An international group of researchers has made a breakthrough in the development of artificial intelligence (AI) with the design of a nanowire network capable of a complex brain-like functions.
The team of scientists at Japan’s National Institute of Materials Science (NIMS) created what is called a “neuromorphic network” by integrating numerous silver nanowires covered with a polymer insulating layer about 1 nanometer in thickness. The network functions because a junction between two nanowires forms a variable resistive element, or a synaptic element, that behaves like a neuronal synapse.
|Diagram A shows a micrograph of the neuromorphic network fabricated by a research team at Japan’s National Institute of Materials Science (NIMS). The network contains of numerous junctions between nanowires, which operate as synaptic elements. Diagram B shows a human brain and one of its neuronal networks. (Image source: NIMS)|
The network, then, is comprised of a number of these interacting synaptic element to form the larger network, which is triggered when a voltage is applied, causing it to find optimal current pathways—or the most electrically efficient pathways.
Using this network, the team was able to generate electrical characteristics similar to those associated with higher order brain functions unique to humans, such as memorization, learning, forgetting, becoming alert, and returning to calm.
The network is part of a larger scientific aim to improve artificial intelligence through what’s called neuromorphic computing, said Tomonobu Nakayama, research leader and deputy director of the International Center for Materials Nanoarchitectonics. “Neuromorphic computing has been attracting much interest,” he told Design News, citing some recent developments in the areas such as the development of neural chips such as the Intel’s Nervana and IBM’s True North Chip. “These challenges are based on emulating biological signals in the brain using electric circuits, and beautifully simulate neural network modeling developed so far.”
Creating More Creative AI
The NIMS team has seen limitations in some of the neuromorphic computing work being conducted, however, with “fundamental features of the brain missing,” Nakayama told us. “The problem here is all AI technology at the moment needs massive sets of data connected to computer systems even for the neural chip-based systems,” he explained. “The. complexity of wiring is one of the issues to be solved, since the brain is allowing a single nerve cell to communicate with 10,000 other cells via 10,000 synapses while present semiconductor technology—lithography--cannot realize such a complex wiring using lithographic techniques.”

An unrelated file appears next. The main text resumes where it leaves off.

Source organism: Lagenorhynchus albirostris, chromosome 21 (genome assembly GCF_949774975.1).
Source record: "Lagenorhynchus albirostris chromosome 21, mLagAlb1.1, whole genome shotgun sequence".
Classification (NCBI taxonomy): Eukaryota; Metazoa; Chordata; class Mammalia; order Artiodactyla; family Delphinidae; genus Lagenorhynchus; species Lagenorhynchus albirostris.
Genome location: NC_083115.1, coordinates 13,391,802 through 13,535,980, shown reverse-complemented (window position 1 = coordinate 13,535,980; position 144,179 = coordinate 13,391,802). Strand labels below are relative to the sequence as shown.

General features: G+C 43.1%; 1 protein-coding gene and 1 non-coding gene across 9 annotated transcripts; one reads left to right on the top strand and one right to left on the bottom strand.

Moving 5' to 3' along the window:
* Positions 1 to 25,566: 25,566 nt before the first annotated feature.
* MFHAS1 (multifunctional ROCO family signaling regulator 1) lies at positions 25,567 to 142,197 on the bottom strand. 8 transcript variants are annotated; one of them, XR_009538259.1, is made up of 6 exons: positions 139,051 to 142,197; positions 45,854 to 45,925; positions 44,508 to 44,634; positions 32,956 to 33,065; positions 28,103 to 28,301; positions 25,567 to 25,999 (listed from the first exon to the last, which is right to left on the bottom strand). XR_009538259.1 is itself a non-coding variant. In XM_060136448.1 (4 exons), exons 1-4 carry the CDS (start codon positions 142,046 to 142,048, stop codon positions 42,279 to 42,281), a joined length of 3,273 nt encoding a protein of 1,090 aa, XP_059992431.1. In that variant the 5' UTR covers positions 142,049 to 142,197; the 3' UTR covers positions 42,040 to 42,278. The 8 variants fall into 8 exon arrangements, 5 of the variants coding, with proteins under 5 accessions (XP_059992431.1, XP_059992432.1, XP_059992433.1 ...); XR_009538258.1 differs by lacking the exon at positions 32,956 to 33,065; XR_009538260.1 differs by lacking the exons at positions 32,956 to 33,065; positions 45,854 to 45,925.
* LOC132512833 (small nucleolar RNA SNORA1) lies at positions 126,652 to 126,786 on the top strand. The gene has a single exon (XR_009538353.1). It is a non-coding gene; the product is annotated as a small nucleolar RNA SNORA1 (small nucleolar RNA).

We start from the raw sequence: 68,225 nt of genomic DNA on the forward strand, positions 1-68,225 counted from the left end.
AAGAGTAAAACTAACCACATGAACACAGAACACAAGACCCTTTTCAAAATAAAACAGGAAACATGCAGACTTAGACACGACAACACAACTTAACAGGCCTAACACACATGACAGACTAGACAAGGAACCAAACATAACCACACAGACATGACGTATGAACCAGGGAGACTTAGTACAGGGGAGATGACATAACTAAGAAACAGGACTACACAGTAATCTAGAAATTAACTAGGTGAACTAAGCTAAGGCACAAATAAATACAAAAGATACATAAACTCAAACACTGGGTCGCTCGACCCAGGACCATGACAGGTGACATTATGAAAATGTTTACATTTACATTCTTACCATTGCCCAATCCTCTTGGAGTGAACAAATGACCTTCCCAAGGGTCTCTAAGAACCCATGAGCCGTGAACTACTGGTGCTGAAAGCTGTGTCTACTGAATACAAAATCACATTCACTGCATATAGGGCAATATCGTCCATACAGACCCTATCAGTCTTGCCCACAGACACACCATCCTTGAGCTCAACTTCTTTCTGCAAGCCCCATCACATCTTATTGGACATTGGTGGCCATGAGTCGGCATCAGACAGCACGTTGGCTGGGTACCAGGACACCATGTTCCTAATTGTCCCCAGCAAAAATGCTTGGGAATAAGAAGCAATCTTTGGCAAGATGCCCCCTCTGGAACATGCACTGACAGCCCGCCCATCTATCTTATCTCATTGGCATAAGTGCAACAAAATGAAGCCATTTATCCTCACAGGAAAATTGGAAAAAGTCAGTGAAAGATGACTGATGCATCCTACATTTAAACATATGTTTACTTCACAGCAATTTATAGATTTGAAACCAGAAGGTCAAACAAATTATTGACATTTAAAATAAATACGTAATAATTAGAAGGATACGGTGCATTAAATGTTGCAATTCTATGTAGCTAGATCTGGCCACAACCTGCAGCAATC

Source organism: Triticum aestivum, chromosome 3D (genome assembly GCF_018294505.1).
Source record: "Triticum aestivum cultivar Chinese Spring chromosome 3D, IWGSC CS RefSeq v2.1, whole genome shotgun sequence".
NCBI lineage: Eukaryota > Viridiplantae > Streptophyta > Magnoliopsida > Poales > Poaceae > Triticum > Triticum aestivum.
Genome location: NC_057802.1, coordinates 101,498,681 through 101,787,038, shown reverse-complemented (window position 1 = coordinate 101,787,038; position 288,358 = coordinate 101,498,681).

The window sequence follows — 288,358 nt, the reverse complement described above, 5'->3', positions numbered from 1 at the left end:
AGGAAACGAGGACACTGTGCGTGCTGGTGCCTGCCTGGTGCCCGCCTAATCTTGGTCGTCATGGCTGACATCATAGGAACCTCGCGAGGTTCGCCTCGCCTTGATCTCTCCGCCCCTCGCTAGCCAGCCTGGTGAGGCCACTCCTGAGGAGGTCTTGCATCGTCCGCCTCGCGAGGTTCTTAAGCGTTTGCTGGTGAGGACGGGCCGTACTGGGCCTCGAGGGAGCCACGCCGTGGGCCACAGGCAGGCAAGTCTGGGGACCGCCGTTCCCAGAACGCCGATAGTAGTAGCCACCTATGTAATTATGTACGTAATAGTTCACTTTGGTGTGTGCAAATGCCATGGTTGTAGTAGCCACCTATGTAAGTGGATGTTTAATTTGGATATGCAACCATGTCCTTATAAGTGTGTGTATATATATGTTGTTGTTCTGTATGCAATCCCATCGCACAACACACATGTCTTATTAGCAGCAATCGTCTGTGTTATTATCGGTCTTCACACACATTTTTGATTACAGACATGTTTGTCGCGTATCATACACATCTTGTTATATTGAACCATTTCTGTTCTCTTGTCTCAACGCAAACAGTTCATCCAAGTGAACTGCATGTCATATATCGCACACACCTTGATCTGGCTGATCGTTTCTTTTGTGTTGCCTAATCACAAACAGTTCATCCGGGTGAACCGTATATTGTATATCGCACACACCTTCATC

Also, the human brain can engage in self-organization and the creation of functions, “so we have associative thinking, creativity, intuition, and so on,” Nakayama said, something that is currently lacking in AI technology.
While the network developed by Nakayama’s team does not solve all of these problems, it does provide a starting point to develop more complex AI as well as introduces a “design-less” approach to neuromorphic nanowire networks that are “naturally emerging without. software programs,” he said. “So now we hope our work might be able to contribute to construct better hypothesis on the origin of our ‘intelligence’ and ‘creativity’ and to find a way to open a new type of information processors.”
Researchers published a paper on their work in the journal Nature Scientific Reports.
The team is currently developing a brain-like memory device using the neuromorphic network material that they hope will operate using fundamentally different principles than those used in current computers. While computers are currently designed to spend as much time and electricity as necessary in pursuit of the most optimal solutions, the new memory device is intended to make a quick decision within particular limits, even though the solution generated may not be the absolutely optimum.
“For example, after we store shapes characters in a network only by providing a part of the shape of a character, the device would suggest possible ones without any programs,” Nakayama explained. “It's a sort of associative or cognitive information processors; however, since it does not require any programs and computers, it would be energy-efficient processors.”
The network also makes it possible to develop energy-efficient autonomous systems
that dynamically make decisions in response to environmental changes, something AI does not currently. Ultimately, researchers hope their work provides a deeper understanding of how the brain works to inform future technology and applications.
Elizabeth Montalbano is a freelance writer who has written about technology and culture for more than 20 years. She has lived and worked as a professional journalist in Phoenix, San Francisco and New York City. In her free time she enjoys surfing, traveling, music, yoga and cooking. She currently resides in a village on the southwest coast of Portugal.
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